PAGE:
ESPN president: Ray Lewis will have significant role on TV in 2013

With retired Ravens linebacker Ray Lewis sticking to his word so far and not preparing to play another season of football, ESPN is moving forward with its plan to put the outspoken Lewis on the air as a football analyst next season.

ESPN president John Skipper confirmed to’s Richard Deitsch that the network has hired Lewis and he’ll have a “significant role" on Monday Night Countdown, Sunday NFL Countdown and SportsCenter. A formal announcement hasn’t been made because the contract hasn’t been finished. Aside from that, it sounds like we’ll be seeing plenty of Lewis on TV and out of uniform next year.

Though many of Lewis’ positive attributes got plenty of media attention on Baltimore’s run to the Super Bowl -- for instance, we heard plenty about his leadership, faith and his foregone conclusion to be inducted into the Hall of Fame -- we also were reminded about his role in the murder of two men in 2000 and the allegations of PED use.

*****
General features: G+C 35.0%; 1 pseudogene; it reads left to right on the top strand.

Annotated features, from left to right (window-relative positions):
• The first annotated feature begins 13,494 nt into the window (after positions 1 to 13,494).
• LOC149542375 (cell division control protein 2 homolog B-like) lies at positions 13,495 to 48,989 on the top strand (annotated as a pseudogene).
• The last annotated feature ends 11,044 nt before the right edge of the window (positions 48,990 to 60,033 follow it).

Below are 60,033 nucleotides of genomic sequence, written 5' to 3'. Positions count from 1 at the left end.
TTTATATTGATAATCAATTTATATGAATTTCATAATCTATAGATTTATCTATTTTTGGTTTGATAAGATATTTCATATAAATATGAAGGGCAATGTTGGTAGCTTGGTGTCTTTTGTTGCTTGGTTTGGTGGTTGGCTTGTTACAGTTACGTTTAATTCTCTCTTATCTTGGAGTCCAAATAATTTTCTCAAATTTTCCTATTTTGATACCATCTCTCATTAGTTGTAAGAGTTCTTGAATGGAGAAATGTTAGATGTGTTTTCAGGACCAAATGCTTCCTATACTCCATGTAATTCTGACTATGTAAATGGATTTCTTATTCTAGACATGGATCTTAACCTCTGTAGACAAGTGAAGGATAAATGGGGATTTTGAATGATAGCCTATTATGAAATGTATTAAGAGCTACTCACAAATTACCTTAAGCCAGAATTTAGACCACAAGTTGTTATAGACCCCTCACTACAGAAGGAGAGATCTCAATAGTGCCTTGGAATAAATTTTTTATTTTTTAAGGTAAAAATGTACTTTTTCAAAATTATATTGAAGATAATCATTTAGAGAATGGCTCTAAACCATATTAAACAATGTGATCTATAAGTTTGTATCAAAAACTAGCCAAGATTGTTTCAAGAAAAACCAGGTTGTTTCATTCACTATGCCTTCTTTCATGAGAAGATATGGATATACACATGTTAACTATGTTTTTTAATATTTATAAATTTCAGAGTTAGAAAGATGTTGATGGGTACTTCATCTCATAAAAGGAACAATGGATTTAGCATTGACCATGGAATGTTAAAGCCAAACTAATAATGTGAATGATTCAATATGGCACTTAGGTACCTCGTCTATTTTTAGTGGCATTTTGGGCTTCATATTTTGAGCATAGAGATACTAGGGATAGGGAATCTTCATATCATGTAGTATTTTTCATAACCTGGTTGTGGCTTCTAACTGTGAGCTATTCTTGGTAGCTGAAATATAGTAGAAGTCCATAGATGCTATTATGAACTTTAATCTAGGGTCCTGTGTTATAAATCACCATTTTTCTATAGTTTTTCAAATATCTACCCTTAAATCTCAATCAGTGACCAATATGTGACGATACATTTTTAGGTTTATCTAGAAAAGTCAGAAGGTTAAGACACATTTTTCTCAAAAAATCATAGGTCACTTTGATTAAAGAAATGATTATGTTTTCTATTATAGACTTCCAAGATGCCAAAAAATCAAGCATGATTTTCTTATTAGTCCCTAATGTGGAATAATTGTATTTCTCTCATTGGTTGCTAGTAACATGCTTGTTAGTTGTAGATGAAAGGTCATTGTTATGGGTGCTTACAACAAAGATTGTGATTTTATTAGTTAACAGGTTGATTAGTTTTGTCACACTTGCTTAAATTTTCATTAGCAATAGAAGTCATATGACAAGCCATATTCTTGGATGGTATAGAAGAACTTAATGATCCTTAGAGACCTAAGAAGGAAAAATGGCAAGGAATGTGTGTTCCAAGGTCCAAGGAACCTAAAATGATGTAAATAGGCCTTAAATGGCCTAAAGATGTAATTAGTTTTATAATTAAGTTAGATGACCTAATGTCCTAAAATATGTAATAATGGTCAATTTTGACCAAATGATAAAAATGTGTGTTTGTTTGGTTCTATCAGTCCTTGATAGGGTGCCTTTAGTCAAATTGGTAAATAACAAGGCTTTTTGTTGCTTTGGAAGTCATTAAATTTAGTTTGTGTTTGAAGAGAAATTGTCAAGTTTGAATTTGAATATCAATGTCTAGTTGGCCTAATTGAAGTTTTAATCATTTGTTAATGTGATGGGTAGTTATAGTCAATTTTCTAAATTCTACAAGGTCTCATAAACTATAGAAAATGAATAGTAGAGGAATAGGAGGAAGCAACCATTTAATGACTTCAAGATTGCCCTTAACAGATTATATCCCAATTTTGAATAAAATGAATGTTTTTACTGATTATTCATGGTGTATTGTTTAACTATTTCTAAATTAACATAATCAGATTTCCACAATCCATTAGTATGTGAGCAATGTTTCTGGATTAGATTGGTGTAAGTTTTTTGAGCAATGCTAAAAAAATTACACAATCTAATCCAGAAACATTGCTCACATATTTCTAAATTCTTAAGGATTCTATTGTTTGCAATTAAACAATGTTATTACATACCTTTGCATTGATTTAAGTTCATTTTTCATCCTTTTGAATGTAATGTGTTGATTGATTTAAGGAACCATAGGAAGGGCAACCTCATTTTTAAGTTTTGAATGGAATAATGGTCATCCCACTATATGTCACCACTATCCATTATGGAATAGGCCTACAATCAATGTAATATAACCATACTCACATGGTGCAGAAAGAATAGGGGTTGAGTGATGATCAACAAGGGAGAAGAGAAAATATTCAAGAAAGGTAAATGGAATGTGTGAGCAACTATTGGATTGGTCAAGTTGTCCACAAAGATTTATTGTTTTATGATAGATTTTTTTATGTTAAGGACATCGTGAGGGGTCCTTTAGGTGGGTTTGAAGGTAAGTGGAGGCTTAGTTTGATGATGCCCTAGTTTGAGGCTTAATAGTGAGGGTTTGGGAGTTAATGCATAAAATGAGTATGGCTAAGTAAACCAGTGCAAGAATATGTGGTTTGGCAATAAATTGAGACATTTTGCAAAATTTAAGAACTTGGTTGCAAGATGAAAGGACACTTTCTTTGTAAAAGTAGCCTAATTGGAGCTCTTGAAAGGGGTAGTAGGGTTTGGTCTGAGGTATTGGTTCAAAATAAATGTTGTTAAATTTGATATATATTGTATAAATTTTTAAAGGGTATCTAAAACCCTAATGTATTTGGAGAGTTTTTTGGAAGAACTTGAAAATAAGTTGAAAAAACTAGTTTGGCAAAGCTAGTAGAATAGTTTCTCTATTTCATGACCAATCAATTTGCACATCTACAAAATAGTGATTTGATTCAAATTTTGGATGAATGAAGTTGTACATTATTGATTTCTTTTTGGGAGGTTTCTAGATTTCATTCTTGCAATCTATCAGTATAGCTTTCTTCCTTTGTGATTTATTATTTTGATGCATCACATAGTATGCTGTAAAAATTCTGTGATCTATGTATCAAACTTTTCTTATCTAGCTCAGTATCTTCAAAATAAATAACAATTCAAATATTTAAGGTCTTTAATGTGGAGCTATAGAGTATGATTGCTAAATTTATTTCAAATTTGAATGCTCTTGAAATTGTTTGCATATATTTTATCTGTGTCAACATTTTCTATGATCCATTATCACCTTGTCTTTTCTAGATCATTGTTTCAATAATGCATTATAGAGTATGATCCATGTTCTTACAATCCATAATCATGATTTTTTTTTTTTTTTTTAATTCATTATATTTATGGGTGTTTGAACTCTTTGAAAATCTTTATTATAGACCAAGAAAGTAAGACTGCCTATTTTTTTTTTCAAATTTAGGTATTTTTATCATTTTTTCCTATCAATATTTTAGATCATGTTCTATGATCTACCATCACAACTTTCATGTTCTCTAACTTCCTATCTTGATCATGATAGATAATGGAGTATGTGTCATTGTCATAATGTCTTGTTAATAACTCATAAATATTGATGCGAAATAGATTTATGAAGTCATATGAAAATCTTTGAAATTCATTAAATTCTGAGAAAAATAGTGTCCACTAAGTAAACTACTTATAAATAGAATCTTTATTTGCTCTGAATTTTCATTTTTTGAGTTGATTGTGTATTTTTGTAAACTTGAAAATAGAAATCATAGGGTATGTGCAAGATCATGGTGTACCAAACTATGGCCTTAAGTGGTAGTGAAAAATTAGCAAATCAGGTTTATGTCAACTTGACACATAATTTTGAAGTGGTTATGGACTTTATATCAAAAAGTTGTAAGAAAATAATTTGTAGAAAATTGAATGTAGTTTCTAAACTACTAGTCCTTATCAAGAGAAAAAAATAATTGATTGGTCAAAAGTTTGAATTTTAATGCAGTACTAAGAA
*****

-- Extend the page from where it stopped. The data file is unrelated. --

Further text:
"We had an opportunity last fall to get Ray, and we debated internally some of the history," Skipper told Deitsch. "Obviously, we decided we were comfortable with it. We must have because we did it. I will tell you we did remind ourselves of some of the issues. We sort of decided that the NFL welcomed him back into the fold and the fans welcomed him back into the fold. I think we are fine with second chances, and we think he will make great television. Ultimately, we were comfortable with it."

One of Lewis’ requirements was the flexibility to see his son play football for the University of Miami. That's apparently not a problem with the network. Or, at the very least, it wasn’t an impediment to getting a deal done. Perhaps CBS Sports chairman Sean McManus explained why when he spoke to Deitsch recently.

"Ray Lewis has an intensity about him and a way of communicating that is very infectious," McManus said. "He is a bigger-than-life personality, very articulate and [has] an incredible passion for the game. If Ray Lewis decided to take that same passion and put it into a broadcasting career, I think he would be a terrific studio analyst or I imagine game analyst, too.”

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